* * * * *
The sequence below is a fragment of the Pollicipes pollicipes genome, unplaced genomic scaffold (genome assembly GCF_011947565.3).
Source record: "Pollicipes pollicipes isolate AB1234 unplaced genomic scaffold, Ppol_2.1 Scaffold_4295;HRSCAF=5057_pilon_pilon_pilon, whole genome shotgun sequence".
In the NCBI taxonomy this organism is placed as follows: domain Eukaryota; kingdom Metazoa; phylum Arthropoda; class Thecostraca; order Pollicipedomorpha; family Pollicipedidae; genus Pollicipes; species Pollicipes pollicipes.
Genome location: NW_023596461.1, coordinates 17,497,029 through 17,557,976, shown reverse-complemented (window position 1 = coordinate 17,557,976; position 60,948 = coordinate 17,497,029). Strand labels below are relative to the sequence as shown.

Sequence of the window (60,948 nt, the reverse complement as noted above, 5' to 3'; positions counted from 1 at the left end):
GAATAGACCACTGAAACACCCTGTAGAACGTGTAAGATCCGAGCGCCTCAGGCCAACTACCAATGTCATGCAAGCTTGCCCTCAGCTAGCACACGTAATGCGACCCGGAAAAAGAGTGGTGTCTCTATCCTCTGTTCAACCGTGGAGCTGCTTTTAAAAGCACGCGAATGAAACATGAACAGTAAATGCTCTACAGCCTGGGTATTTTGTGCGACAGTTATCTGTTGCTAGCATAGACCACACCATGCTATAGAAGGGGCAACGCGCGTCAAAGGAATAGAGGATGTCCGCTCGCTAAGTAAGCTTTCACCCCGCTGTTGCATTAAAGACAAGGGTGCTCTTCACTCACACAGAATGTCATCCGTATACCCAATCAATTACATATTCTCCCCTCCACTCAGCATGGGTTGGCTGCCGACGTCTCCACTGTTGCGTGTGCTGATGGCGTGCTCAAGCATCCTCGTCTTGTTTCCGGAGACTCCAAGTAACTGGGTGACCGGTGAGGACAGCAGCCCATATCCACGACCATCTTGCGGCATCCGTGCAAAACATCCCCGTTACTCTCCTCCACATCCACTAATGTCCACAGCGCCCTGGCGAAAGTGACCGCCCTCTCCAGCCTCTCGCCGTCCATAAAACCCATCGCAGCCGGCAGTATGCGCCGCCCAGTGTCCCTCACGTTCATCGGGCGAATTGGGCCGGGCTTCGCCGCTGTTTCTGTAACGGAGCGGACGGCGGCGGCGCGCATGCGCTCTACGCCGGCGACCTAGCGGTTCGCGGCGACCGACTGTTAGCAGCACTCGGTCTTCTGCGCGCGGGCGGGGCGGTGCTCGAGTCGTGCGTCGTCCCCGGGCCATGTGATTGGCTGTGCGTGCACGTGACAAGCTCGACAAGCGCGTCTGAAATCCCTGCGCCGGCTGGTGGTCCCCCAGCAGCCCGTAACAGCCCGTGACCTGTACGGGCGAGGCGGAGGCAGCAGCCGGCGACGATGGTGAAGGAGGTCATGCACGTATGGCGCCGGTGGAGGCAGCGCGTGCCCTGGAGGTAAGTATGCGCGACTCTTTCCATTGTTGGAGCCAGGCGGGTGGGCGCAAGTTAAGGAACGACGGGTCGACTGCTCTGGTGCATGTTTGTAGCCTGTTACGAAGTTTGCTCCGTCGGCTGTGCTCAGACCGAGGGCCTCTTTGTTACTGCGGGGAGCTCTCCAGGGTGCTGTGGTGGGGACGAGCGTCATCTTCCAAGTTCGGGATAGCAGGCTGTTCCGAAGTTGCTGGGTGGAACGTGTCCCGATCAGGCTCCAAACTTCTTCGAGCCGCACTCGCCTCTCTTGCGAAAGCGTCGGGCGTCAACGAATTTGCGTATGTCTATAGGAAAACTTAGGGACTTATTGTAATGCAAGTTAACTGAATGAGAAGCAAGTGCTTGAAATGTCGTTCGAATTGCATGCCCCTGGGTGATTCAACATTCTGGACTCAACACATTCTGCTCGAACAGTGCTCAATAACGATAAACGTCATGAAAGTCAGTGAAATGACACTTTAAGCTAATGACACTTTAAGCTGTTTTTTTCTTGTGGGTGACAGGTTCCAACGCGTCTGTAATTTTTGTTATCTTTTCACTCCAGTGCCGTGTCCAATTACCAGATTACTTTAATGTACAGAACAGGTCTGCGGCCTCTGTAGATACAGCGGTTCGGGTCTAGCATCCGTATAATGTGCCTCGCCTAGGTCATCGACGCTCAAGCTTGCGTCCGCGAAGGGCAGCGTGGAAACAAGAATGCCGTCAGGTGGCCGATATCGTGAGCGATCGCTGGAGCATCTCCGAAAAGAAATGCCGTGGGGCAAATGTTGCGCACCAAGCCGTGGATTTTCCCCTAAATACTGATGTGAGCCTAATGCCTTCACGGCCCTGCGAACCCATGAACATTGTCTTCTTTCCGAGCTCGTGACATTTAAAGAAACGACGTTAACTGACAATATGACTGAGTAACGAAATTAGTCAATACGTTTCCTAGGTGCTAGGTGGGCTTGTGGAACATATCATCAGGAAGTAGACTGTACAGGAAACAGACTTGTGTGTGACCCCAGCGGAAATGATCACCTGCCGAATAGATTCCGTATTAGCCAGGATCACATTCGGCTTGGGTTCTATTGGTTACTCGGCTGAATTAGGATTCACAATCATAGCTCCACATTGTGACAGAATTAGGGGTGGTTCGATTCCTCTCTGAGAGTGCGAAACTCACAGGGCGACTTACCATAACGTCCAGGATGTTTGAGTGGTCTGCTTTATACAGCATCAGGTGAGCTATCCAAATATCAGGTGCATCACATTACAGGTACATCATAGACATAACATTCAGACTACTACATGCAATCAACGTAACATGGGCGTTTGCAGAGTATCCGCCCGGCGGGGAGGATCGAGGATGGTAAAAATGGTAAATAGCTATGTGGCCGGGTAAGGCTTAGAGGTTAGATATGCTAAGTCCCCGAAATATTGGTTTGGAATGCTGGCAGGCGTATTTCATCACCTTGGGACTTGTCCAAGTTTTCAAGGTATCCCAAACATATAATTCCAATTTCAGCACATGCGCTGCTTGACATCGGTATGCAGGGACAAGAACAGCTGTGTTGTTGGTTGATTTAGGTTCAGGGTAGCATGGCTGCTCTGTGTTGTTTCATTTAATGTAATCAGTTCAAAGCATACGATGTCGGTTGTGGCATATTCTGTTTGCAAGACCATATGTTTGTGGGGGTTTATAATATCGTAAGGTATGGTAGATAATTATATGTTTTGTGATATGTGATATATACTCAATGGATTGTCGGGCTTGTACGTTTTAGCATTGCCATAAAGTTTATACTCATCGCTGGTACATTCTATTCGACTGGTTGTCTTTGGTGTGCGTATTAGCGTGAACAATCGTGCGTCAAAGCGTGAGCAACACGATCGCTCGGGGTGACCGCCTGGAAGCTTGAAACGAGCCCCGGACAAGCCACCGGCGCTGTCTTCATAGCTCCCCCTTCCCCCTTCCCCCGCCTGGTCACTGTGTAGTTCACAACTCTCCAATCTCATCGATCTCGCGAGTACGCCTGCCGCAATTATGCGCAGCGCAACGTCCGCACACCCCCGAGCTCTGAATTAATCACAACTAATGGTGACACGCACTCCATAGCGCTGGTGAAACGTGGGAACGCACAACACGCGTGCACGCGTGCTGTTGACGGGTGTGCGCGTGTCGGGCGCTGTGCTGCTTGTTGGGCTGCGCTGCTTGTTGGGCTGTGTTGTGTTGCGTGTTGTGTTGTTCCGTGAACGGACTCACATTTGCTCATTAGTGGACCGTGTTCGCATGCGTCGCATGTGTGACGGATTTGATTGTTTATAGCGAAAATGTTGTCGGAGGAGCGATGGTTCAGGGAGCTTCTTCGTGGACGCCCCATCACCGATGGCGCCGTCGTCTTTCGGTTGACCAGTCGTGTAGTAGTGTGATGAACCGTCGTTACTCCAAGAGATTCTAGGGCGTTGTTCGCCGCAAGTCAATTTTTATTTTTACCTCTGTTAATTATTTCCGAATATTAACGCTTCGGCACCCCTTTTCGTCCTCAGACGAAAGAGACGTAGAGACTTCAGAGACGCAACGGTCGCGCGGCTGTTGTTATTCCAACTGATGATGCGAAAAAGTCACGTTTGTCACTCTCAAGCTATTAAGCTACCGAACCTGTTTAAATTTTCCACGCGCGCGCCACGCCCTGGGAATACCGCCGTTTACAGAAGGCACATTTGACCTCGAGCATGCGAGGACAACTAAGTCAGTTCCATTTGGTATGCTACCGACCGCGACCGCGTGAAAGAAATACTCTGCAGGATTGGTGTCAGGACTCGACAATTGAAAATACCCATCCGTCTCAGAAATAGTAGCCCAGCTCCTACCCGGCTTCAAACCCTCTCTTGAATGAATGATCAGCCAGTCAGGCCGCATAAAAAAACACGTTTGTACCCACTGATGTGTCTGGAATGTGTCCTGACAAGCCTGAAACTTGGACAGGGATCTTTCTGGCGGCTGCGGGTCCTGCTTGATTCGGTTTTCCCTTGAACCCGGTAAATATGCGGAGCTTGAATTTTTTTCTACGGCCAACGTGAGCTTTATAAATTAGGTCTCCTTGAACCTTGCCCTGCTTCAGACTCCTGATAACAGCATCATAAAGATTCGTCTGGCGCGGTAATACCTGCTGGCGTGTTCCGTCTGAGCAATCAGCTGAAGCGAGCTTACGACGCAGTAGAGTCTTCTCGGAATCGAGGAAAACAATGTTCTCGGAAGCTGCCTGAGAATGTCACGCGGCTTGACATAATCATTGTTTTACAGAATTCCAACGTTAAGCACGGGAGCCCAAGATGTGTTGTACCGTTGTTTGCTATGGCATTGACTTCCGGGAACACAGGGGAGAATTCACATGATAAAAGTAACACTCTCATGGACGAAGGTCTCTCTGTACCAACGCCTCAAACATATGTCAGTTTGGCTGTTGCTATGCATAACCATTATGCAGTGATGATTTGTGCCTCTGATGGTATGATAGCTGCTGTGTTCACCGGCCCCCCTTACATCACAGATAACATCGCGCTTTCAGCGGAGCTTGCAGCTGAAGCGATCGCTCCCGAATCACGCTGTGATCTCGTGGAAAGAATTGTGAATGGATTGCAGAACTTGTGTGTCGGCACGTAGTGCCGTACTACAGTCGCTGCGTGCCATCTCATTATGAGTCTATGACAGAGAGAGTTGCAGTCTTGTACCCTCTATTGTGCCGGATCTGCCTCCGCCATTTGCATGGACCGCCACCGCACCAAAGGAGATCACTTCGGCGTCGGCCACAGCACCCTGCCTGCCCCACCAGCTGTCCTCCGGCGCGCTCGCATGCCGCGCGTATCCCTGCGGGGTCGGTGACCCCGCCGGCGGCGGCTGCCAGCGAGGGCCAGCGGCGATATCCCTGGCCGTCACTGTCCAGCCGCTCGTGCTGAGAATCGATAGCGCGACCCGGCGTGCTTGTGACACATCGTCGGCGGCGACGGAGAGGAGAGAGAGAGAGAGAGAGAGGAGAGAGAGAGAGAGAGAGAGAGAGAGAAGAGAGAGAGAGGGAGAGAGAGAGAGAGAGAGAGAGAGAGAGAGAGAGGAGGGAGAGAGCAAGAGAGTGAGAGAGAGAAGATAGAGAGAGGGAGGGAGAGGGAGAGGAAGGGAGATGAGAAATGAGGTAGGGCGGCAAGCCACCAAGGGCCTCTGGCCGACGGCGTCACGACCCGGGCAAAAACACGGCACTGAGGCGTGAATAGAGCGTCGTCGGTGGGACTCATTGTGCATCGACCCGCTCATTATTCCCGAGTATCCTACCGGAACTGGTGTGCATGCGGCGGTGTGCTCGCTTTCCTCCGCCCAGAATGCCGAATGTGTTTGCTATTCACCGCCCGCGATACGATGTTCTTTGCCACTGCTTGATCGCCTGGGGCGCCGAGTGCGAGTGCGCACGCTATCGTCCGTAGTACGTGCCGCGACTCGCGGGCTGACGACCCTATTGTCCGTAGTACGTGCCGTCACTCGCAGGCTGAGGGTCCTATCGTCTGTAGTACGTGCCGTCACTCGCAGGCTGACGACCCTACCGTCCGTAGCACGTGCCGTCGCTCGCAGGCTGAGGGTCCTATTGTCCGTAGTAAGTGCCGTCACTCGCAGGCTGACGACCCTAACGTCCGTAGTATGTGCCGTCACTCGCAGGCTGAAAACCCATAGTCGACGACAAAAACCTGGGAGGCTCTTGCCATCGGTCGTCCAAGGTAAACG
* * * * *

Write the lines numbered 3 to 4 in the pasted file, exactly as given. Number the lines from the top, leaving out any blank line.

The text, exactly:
In the NCBI taxonomy this organism is placed as follows: domain Eukaryota; kingdom Metazoa; phylum Arthropoda; class Thecostraca; order Pollicipedomorpha; family Pollicipedidae; genus Pollicipes; species Pollicipes pollicipes.
Genome location: NW_023596461.1, coordinates 17,497,029 through 17,557,976, shown reverse-complemented (window position 1 = coordinate 17,557,976; position 60,948 = coordinate 17,497,029). Strand labels below are relative to the sequence as shown.